Written by Jimbo Gunn
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Tuesday, 17 June 2008

image for Triskaidekaphobic police round up 'killers'
We're still wwwatching you

Police forces across Britain worked together today to round up a large number of suspects in the country's biggest ever pre-emptive strike against potential serial killers.

Recent data analysis lead by the Home Office, counter-terrorist agencies and the Serious and Organised Crime Agency (SOCA) concluded that serial killers and perpetrators of some of history's most gruesome offences were highly likely to have a total of exactly thirteen letters in their names:

  • Charles Manson
  • Harold Shipman
  • Frederick West
  • Osama Bin Laden
  • Jack The Ripper
  • George Bush Jnr

The findings were supported by Councils and local authorities accross the UK, who used powers under the Regulation of Investigatory Powers Act (RIPA) to request so-called "traffic data" from ISPs and analyse websites visited by those with exactly thirteen letters in their names.

Customers' browsing profiles generated by ad-targeting software Phorm were also studied, the results indicating a shocking interest in morbid subjects with keywords including "gravestones", "mortuary services" "undertakers" and "executor" being in the top ten of just one person arrested today.

"It's ridiculous," said detained owner of the profile Carl Criscione. "My father has just passed on and I was trying to organise the funeral and deal with the will." Police later re-arrested Mr. Criscione on suspicion of his father's murder.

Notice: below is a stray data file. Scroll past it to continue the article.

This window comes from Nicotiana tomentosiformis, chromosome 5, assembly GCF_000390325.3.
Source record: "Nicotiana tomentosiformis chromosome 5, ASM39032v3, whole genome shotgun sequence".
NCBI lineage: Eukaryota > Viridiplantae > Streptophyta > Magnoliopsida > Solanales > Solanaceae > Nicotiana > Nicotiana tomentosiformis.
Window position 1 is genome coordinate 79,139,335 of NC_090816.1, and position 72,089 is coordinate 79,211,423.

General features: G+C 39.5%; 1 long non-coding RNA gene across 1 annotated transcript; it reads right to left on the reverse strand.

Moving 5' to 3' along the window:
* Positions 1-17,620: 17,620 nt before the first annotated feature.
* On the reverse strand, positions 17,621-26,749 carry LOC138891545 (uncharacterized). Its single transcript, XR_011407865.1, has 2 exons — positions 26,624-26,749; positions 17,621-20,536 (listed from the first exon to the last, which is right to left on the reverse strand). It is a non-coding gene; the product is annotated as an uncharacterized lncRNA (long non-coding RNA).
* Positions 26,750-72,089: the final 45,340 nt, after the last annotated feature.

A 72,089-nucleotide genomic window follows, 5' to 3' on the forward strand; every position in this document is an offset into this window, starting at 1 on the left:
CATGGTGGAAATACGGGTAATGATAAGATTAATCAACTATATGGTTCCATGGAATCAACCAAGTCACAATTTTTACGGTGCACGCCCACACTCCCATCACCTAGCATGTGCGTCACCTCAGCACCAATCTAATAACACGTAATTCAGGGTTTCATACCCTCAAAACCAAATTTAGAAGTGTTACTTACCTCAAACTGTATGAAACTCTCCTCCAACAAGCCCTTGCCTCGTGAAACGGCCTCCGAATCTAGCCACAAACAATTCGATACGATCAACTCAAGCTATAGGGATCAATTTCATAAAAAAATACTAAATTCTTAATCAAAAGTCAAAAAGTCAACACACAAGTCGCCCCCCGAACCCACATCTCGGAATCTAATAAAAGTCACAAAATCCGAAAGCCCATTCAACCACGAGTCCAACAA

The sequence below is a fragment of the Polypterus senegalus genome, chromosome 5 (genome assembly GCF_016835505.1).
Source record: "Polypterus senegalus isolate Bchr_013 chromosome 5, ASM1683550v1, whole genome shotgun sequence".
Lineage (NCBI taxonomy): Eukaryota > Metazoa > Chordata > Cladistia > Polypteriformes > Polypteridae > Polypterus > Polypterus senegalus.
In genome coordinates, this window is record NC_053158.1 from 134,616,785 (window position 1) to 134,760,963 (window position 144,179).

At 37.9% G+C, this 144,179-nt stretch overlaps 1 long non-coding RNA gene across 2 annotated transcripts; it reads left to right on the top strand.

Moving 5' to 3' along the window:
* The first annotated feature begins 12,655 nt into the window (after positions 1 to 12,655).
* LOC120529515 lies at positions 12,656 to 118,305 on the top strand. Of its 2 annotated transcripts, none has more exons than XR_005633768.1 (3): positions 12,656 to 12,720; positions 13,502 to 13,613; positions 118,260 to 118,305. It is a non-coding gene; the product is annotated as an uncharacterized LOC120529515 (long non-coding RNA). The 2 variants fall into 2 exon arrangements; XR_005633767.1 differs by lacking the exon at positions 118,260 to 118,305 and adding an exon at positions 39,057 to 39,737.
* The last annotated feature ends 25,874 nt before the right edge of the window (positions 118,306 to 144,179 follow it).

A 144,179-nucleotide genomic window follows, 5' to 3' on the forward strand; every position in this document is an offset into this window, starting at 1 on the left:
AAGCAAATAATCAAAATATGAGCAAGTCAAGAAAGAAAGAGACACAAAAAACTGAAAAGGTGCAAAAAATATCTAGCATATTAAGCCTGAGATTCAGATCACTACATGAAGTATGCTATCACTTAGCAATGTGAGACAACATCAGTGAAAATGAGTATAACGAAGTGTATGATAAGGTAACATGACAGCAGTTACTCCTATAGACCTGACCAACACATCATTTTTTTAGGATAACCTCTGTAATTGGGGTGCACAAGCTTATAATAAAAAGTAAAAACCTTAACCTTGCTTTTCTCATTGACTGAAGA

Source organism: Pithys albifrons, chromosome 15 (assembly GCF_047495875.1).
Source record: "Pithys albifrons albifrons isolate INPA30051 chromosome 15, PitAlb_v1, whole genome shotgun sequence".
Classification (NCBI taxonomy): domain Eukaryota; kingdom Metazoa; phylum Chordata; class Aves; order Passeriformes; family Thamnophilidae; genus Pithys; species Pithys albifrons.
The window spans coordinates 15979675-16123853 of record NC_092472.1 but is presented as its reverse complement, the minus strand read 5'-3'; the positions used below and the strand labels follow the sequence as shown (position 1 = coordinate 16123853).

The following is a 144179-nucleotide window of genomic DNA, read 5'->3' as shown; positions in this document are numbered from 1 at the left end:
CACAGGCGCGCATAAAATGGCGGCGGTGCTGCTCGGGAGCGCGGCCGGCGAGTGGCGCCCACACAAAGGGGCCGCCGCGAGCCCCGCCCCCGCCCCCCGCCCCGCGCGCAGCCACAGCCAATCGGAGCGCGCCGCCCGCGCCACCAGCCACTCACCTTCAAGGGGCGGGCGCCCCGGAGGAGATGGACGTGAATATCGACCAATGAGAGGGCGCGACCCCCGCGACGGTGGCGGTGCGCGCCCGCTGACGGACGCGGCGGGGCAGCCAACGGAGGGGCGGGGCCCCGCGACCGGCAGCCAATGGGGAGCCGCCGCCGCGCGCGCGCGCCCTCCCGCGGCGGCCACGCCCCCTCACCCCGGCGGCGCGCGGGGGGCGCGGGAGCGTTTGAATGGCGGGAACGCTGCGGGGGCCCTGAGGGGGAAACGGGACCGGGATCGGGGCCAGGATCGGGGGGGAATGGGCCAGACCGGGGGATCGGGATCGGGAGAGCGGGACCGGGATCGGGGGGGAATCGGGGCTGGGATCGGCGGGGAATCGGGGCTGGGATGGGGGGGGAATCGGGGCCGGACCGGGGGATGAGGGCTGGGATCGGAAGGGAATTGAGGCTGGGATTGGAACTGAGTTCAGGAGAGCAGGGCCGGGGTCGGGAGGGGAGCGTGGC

The names and addresses of everyone targeted in the raids was gathered from the Central Government Database of Everything (CGDE), which was launched in response to the outrage following the last government's failure to prevent the deaths of 98 people killed in just one month by reckless owners of Ford motorcars.

Speaking from the US, Ford spokesman Jim Williamson disputed the statistics claiming that nearly 300 people were killed on the roads each month in Britain, and that although the number was particularly high that month, a significant proportion would always be Ford drivers. Sadly not anymore, since falling sales in light of the scandal forced the company to end distribution in the UK.

The Home Secretary Jacqui Smith claimed the database had saved "many lives", citing the very low numbers of people killed today by drivers of Ford cars.

Exiled civil liberties groups reported from Germany that the UK Government had made a "monumental" mistake and that Britain's surveillance society had to end now. Spokeswoman Hannah Richard claimed many innocent people also had exactly 13 letters in their names, herself included. Miss Richard was later arrested by Interpol on suspicion of future crimes after a warrant was issued by the Home Office.

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The story above is a satire or parody. It is entirely fictitious.

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